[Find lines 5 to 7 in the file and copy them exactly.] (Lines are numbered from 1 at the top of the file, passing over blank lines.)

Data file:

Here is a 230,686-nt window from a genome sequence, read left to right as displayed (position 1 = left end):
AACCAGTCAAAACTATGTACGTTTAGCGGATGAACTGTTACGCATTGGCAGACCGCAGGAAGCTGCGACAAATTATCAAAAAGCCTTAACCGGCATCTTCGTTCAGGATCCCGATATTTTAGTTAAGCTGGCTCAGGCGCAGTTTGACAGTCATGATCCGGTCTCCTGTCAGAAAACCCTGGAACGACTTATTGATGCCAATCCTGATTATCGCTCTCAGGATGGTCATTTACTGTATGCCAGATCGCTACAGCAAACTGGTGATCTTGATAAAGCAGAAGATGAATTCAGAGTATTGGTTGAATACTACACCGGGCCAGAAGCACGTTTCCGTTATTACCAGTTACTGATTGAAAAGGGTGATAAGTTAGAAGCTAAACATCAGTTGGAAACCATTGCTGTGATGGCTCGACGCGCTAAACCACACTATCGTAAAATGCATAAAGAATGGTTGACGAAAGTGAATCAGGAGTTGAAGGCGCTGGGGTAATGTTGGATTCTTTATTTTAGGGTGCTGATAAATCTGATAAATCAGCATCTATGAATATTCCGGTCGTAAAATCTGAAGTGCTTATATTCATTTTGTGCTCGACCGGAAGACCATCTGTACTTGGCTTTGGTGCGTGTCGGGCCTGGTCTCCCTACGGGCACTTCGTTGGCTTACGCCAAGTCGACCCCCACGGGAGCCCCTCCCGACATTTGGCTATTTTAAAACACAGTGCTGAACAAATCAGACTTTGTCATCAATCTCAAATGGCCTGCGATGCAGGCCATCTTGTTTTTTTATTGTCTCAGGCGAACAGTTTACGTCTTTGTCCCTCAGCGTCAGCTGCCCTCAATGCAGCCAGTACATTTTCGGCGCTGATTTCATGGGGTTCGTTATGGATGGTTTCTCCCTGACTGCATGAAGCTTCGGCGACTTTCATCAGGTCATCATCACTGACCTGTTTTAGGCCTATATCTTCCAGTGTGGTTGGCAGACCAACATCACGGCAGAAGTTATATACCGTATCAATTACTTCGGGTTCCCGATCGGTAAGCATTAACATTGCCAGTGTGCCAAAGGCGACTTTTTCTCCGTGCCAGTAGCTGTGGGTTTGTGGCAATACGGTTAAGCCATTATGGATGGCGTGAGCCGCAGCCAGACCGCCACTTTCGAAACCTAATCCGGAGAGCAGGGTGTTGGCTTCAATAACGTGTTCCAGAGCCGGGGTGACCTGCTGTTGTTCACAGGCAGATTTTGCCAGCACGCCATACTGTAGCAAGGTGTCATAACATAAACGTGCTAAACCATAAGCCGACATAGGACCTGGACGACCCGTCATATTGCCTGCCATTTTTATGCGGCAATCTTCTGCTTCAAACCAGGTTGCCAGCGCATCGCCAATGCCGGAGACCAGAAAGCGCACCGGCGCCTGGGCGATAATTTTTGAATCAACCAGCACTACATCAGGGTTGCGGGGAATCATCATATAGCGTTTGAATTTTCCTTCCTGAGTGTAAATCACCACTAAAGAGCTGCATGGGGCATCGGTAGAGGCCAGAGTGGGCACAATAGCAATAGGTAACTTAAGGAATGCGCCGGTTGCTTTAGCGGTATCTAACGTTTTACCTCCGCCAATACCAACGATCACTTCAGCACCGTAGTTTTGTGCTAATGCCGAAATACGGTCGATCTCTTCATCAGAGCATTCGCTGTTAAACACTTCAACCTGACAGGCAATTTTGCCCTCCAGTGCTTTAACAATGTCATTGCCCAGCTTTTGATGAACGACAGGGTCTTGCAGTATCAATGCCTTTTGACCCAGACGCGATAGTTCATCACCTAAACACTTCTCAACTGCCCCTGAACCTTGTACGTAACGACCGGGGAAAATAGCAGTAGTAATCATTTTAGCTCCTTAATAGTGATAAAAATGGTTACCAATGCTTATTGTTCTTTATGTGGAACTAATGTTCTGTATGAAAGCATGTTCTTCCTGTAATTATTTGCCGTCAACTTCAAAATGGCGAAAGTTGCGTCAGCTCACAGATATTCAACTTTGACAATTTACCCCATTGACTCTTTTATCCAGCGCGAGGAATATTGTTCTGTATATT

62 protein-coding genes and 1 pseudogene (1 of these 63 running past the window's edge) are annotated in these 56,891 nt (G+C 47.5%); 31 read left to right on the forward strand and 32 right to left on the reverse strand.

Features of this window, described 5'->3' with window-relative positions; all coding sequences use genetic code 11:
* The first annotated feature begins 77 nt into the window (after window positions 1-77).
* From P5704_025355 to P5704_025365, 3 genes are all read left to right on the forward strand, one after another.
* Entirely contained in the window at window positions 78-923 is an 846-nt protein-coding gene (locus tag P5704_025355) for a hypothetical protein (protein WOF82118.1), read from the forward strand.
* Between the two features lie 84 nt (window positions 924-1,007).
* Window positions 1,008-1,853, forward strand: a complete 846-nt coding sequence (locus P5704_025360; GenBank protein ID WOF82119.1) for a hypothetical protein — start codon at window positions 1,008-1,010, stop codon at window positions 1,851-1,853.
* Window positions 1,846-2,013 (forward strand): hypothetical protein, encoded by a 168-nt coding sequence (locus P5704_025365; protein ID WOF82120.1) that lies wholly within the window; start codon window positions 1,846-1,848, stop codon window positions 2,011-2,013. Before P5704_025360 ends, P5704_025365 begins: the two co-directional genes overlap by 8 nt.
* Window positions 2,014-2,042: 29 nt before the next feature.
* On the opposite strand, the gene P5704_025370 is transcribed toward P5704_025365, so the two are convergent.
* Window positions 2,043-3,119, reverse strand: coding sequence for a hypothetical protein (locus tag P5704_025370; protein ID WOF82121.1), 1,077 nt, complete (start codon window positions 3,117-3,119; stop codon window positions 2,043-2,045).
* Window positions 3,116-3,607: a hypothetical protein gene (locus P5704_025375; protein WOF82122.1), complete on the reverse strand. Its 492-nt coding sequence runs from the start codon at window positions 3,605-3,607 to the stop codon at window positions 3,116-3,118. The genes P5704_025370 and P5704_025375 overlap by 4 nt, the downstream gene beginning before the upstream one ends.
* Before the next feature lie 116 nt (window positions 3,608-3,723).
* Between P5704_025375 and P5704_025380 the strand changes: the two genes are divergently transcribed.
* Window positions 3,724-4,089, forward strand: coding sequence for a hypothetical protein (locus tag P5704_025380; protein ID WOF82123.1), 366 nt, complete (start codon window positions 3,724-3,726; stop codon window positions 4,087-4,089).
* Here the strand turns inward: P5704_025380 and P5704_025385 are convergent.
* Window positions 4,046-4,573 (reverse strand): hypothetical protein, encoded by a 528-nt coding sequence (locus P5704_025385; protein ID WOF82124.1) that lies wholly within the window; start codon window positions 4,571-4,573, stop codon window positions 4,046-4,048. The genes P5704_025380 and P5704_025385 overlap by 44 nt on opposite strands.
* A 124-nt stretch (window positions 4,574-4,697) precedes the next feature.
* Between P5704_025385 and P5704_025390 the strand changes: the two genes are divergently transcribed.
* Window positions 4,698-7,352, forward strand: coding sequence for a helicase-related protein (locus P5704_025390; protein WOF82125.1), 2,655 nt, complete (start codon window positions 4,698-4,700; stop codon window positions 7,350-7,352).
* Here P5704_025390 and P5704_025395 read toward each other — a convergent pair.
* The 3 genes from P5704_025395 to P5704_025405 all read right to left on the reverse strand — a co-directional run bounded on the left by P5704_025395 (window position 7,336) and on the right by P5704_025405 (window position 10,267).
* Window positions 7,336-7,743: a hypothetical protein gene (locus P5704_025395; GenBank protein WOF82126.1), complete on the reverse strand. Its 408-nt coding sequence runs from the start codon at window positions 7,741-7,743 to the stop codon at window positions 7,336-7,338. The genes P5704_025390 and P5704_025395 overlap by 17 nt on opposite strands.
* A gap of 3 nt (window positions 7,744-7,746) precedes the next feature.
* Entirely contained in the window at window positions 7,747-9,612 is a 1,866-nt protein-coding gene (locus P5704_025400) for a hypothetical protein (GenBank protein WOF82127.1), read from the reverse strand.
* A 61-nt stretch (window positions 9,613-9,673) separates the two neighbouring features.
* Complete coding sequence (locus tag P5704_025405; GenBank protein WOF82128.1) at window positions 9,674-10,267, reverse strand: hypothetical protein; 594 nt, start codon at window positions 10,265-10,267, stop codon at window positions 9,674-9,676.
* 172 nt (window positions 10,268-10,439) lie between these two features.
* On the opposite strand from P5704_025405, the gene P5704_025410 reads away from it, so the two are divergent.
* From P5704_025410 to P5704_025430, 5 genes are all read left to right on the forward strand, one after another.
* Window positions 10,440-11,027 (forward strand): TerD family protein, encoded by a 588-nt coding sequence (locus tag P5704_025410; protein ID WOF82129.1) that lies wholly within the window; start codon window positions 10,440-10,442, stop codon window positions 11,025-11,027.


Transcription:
* The first annotated feature begins 77 nt into the window (after window positions 1-77).
* From P5704_025355 to P5704_025365, 3 genes are all read left to right on the forward strand, one after another.
* Entirely contained in the window at window positions 78-923 is an 846-nt protein-coding gene (locus tag P5704_025355) for a hypothetical protein (protein WOF82118.1), read from the forward strand.